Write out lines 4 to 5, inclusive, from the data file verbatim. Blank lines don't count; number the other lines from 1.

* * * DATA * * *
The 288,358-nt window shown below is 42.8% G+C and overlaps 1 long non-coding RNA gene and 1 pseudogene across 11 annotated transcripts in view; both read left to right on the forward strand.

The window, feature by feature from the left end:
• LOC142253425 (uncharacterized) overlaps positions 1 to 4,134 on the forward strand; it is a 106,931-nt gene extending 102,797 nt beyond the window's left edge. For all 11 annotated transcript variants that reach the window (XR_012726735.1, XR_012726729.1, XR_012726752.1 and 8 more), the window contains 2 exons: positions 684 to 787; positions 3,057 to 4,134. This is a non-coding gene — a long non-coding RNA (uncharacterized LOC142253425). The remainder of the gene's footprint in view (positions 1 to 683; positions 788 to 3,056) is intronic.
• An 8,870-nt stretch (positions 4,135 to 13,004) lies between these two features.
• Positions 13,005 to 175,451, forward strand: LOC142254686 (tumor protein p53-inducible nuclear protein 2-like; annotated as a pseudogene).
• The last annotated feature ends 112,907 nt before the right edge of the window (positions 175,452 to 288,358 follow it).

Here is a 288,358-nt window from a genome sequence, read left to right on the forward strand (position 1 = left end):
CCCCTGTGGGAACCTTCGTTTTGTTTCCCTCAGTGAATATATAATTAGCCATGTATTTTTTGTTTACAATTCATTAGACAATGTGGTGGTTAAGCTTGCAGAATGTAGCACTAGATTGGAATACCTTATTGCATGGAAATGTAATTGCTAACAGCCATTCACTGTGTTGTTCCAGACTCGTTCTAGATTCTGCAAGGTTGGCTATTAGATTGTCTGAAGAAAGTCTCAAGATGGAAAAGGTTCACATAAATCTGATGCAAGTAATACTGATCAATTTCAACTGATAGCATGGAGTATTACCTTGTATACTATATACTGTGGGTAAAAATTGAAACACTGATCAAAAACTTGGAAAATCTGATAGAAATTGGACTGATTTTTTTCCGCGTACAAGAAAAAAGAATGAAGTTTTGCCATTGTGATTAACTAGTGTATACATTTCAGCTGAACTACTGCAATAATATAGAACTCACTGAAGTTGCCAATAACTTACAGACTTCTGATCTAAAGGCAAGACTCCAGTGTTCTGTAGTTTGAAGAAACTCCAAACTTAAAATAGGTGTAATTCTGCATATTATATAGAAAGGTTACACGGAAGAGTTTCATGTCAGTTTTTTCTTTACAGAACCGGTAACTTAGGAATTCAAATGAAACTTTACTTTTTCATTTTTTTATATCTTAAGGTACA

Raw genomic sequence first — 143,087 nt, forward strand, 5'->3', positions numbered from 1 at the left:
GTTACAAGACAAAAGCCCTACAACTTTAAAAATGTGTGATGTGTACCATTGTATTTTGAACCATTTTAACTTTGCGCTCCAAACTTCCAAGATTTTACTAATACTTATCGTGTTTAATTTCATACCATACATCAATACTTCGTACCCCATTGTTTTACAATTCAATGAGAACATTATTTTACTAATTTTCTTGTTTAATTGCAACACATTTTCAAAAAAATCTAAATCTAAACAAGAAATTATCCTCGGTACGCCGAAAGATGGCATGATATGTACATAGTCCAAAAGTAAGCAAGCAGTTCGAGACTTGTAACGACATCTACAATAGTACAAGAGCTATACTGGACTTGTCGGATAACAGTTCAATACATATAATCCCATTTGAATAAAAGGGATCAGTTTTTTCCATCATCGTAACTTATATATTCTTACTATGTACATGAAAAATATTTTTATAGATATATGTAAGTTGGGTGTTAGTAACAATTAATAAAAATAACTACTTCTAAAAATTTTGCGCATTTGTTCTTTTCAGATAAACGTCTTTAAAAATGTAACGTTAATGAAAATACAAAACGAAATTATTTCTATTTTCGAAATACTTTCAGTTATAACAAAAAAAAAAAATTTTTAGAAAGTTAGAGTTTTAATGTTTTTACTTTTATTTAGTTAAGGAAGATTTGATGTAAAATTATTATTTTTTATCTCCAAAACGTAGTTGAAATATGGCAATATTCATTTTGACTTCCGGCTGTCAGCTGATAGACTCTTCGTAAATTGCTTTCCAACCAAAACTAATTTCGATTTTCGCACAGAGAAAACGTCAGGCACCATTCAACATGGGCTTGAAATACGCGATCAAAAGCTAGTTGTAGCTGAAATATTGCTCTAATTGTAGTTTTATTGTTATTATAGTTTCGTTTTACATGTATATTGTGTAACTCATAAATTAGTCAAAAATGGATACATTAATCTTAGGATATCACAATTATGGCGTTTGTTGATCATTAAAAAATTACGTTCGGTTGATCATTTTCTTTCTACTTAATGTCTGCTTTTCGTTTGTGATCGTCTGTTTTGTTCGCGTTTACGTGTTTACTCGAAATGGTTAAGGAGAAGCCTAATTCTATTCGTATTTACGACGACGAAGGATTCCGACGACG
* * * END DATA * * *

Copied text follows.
• An 8,870-nt stretch (positions 4,135 to 13,004) lies between these two features.
• Positions 13,005 to 175,451, forward strand: LOC142254686 (tumor protein p53-inducible nuclear protein 2-like; annotated as a pseudogene).